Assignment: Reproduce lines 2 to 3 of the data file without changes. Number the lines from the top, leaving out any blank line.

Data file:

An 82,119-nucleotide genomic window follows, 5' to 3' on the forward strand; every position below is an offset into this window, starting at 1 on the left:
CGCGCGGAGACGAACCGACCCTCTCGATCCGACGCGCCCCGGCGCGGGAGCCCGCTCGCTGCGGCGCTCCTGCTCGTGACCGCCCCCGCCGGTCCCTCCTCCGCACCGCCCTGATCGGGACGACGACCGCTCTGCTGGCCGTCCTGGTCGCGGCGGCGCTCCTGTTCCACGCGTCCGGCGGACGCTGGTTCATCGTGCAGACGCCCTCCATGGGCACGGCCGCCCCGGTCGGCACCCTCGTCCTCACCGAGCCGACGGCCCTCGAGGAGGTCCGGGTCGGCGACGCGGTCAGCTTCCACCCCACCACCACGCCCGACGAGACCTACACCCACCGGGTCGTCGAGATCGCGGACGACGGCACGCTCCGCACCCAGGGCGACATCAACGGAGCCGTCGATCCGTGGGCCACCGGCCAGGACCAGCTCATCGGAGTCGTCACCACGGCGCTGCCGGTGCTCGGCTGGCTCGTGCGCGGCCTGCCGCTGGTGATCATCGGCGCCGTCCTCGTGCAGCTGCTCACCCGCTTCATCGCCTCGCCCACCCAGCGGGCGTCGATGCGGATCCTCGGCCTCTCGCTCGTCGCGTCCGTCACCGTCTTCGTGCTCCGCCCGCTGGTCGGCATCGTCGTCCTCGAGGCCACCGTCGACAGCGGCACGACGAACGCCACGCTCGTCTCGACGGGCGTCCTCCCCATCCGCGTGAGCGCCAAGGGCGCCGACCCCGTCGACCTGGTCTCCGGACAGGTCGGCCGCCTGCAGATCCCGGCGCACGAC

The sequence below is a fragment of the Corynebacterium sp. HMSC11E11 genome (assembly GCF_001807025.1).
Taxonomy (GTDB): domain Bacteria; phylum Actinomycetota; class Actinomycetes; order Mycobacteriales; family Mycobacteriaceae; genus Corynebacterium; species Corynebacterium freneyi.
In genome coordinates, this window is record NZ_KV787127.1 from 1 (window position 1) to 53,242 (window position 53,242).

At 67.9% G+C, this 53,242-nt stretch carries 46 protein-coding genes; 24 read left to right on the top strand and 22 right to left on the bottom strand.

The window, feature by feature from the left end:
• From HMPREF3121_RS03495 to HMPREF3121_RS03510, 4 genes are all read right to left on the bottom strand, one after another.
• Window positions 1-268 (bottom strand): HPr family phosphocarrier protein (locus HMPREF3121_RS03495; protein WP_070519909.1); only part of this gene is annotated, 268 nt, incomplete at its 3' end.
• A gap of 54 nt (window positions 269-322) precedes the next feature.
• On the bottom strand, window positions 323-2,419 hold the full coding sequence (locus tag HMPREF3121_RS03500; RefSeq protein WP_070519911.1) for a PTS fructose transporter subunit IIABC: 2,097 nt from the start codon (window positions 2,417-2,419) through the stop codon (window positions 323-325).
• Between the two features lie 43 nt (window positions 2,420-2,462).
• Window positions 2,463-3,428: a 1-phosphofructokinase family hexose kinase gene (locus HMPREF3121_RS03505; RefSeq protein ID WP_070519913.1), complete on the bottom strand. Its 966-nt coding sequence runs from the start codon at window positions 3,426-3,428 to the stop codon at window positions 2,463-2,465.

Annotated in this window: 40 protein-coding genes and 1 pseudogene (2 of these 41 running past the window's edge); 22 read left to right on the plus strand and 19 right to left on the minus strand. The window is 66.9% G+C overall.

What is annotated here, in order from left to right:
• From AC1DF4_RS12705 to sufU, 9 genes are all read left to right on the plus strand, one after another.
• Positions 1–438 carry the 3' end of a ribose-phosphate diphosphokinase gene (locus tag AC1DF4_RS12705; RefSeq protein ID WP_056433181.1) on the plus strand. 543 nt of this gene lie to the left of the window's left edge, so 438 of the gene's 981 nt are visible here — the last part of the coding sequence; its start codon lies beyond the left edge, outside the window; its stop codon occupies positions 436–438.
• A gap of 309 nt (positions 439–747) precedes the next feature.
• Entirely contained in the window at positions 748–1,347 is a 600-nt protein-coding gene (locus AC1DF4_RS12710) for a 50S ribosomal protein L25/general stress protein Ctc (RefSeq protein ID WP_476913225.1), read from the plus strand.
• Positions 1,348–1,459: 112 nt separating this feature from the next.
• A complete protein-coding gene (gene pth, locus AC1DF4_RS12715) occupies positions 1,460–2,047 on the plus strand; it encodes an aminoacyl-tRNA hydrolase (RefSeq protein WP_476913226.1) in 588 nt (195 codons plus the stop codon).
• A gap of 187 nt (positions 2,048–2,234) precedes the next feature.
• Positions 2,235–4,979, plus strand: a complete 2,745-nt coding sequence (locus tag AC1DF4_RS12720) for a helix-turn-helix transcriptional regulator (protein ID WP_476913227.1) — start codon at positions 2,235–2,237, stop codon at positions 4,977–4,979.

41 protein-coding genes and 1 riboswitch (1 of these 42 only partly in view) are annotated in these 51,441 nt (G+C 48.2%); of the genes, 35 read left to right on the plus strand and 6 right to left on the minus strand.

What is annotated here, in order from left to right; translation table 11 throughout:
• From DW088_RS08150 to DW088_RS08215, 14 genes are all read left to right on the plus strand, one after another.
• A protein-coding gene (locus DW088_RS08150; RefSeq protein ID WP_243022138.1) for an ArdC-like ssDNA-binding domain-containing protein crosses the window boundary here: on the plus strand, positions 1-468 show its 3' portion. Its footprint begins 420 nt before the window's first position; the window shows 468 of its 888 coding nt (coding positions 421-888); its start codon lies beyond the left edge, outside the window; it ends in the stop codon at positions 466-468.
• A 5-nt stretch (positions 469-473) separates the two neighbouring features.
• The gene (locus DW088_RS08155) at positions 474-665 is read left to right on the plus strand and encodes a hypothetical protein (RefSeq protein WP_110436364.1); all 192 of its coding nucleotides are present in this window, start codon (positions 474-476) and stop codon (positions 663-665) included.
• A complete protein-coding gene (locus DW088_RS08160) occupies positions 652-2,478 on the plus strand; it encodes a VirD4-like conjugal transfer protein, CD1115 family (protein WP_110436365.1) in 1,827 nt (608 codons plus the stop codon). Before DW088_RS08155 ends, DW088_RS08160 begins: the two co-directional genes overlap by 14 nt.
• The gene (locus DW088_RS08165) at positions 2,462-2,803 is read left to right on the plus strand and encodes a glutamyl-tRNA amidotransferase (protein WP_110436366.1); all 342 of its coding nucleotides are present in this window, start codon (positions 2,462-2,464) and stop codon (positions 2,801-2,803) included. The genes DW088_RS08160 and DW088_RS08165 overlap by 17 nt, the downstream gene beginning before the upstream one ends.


CGCGCGGAGACGAACCGACCCTCTCGATCCGACGCGCCCCGGCGCGGGAGCCCGCTCGCTGCGGCGCTCCTGCTCGTGACCGCCCCCGCCGGTCCCTCCTCCGCACCGCCCTGATCGGGACGACGACCGCTCTGCTGGCCGTCCTGGTCGCGGCGGCGCTCCTGTTCCACGCGTCCGGCGGACGCTGGTTCATCGTGCAGACGCCCTCCATGGGCACGGCCGCCCCGGTCGGCACCCTCGTCCTCACCGAGCCGACGGCCCTCGAGGAGGTCCGGGTCGGCGACGCGGTCAGCTTCCACCCCACCACCACGCCCGACGAGACCTACACCCACCGGGTCGTCGAGATCGCGGACGACGGCACGCTCCGCACCCAGGGCGACATCAACGGAGCCGTCGATCCGTGGGCCACCGGCCAGGACCAGCTCATCGGAGTCGTCACCACGGCGCTGCCGGTGCTCGGCTGGCTCGTGCGCGGCCTGCCGCTGGTGATCATCGGCGCCGTCCTCGTGCAGCTGCTCACCCGCTTCATCGCCTCGCCCACCCAGCGGGCGTCGATGCGGATCCTCGGCCTCTCGCTCGTCGCGTCCGTCACCGTCTTCGTGCTCCGCCCGCTGGTCGGCATCGTCGTCCTCGAGGCCACCGTCGACAGCGGCACGACGAACGCCACGCTCGTCTCGACGGGCGTCCTCCCCATCCGCGTGAGCGCCAAGGGCGCCGACCCCGTCGACCTGGTCTCCGGACAGGTCGGCCGCCTGCAGATCCCGGCGCACGAC

The sequence below is a fragment of the Corynebacterium sp. HMSC11E11 genome (assembly GCF_001807025.1).